Thursday, August 30, 2012

Birding doesn't stop at the beach...

Just last Saturday, the Cape May birding community was buzzing over the amazing haul of seabirds seen close to our waters. Here, trip organizer Paul Guris of See Life Paulagics gives us the low-down - and invites you take part in the next offshore adventure - which sails from Cape May...

Pelagic birding has been referred to as the last frontier in birding in North America as well as elsewhere.  There is a vast amount of knowledge about the occurrence and movements of birds throughout the continent but there are huge gaps in our pelagic knowledge.  For example, it is only in the past decade that we've discovered how regular Dovekies are off our coasts, and exactly what we have to do to find them. Much of this has to do with the expense and effort required to go pelagic birding, so every trip ends up being a bit of a learning experience.

All of that being said two nearby pelagic trips out of Lewes, DE and Hyannis, MA were both separately described as "epic".  Let me retype that.  "EPIC!!!"  Rarities and numbers were off the charts.

The trip out of Lewes, DE started less than 90 miles southeast from Cape May, NJ, though we were "officially" in Maryland pelagic waters.  Highlights included:

(1) Herald Petrel
First verified MD record

(3-5) Black-capped Petrel
Only 3 prior accepted MD records

(1) White-faced Storm-Petrel
Only a handful of prior MD records

(128) Band-rumped Storm-Petrel
This total is just insane outside of the Outer Banks, NC.  Just 10% of this count would have set a new high count for the state.

(54) Leach's Storm-Petrel
Possibly a high count for MD

Toss in an Arctic Tern in MD as well as a juvenile Long-tailed Jaeger and an adult Bridled Tern even closer in DE waters and you have the makings for the best summer trip I've ever been on in the Mid-Atlantic.  We also tallied numbers of the more expected Cory's, Great, and Audubon's Shearwaters, Wilson's Storm-Petrel, and Red-neck Phalarope as well as one sneaky Manx Shearwater that I photographed when it flew through my camera's field of view but never got a chance to actually ID.

On the same weekend, the trip out of Hyannis also hit it out of the park by tallying 2 Barolo's (formerly Little) Shearwaters, a Red-billed Tropicbird, 7 White-faced Storm-Petrels, 9 Band-rumped Storm-Petrels, dozens of Leach's Storm-Petrels, as well as the more expected species.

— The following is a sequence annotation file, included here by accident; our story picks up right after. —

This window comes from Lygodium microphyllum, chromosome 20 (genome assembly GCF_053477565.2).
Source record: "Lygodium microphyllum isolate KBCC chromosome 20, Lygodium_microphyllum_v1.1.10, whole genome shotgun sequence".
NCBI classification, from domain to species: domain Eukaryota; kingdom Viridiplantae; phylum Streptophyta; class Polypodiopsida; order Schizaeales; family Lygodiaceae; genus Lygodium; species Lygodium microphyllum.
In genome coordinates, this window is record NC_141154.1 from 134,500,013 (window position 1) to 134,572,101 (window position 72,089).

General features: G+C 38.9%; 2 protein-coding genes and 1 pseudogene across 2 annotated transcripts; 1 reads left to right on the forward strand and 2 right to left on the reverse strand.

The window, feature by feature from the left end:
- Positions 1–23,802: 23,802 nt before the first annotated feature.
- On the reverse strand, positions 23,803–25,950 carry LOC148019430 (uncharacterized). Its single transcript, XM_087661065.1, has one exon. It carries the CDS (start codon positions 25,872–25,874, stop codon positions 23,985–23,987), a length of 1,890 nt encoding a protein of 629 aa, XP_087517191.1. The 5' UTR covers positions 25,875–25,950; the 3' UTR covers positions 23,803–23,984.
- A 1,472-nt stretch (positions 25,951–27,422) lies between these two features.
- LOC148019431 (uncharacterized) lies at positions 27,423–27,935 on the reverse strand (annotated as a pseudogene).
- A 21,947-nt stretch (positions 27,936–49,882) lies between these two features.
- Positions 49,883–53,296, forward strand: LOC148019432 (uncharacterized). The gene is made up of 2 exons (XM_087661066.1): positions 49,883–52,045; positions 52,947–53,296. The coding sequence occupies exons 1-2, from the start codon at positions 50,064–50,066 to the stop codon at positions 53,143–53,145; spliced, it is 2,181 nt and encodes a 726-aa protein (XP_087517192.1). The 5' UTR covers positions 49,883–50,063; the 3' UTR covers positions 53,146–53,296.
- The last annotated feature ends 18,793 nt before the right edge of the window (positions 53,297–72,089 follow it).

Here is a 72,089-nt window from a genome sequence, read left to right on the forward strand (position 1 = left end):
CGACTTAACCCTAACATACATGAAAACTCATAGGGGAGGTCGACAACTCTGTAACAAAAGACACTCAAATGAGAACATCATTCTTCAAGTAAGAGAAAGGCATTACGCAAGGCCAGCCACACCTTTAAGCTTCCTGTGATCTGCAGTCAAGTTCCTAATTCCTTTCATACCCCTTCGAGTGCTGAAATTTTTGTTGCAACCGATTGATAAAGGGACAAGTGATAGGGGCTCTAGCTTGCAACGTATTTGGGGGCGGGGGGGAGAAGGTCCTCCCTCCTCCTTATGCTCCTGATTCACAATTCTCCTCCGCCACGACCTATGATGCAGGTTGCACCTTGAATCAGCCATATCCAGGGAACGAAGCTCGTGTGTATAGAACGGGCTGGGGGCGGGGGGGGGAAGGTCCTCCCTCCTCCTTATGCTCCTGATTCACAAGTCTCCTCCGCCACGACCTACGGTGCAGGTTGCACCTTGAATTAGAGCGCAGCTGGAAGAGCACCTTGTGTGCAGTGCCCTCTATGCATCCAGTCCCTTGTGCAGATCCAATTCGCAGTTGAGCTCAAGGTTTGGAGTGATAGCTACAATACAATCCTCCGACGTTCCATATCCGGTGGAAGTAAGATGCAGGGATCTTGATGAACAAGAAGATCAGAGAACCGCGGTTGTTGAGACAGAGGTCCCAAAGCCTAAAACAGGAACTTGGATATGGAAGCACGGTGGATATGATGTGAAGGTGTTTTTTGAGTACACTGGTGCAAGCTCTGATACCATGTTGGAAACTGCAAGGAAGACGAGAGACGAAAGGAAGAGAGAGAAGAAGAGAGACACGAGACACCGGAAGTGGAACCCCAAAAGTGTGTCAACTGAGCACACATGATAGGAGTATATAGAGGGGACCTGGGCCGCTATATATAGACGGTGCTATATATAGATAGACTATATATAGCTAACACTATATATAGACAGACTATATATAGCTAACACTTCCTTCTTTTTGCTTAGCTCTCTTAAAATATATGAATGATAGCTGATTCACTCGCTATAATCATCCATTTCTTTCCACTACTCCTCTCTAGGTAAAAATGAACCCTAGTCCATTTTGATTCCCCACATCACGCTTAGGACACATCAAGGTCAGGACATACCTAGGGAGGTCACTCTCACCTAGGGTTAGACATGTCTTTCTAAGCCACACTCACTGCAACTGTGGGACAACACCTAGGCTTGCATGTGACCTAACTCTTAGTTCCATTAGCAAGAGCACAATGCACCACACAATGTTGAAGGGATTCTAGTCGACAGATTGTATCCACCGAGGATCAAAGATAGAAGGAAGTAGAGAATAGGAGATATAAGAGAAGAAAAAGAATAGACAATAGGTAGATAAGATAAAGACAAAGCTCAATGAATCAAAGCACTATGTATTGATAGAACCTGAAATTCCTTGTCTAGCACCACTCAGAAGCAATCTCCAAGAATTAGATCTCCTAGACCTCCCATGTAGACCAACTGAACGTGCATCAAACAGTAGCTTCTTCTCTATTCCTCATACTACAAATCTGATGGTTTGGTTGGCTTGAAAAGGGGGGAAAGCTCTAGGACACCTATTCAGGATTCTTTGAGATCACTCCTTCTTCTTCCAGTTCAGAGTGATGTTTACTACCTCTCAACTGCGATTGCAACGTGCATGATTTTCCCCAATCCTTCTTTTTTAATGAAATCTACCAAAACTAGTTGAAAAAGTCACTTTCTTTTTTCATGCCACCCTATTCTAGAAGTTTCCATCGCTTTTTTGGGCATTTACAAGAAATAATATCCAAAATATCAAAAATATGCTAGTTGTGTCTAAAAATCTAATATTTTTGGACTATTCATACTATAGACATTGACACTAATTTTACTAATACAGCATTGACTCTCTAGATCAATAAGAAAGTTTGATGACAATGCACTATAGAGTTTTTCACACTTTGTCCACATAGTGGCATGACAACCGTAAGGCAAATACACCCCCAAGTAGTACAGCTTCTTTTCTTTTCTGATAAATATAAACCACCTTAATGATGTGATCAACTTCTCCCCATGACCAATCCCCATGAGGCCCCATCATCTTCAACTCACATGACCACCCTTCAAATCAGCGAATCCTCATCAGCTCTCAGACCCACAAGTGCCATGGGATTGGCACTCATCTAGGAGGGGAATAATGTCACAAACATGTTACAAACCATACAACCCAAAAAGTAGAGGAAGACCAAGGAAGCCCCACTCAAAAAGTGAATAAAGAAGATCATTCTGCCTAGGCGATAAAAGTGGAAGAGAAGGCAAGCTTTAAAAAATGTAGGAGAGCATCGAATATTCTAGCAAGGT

So what has brought us this bounty of rare pelagic birds?  Well it can be tough to say exactly what is happening at sea, but several factors seem to currently be in our favor.  First, the Gulf Stream influence seems to be reasonably close to our shores.  Not close enough to easily reach the stream itself on a one day trip, but close enough.  Second, our weather pattern has seen nearly two weeks of systems pumping up storms from our south.  And finally, we had several days of east winds.

So what does this mean for the near future?  Well we plan to find out.  Our next pelagic is scheduled to sail from Wildwood Crest, out of the Cape May inlet, and out roughly 100 miles off the edge of the Continental Shelf where the water is over 1,000 fathoms (6,000 feet) deep to see if we can find some of these goodies again.  A trip last September on this same boat found multiple Bridled Terns, Long-tailed Jaeger, and some of the more expected species.  If you're interested in joining us or want more information, drop us a line at or call us at 215-234-6805.

Personally, I can't wait to visit the birding frontier again! 

All photos below are courtesy of Paul Guris and are from last Saturday's trip out of Lewes, Delaware - enjoy!

Black-capped Petrel

Band-rumped and Leach's Storm-petrels

Band-rumped Storm-petrel

White-faced Storm-petrel

Great Shearwater

Herald Petrel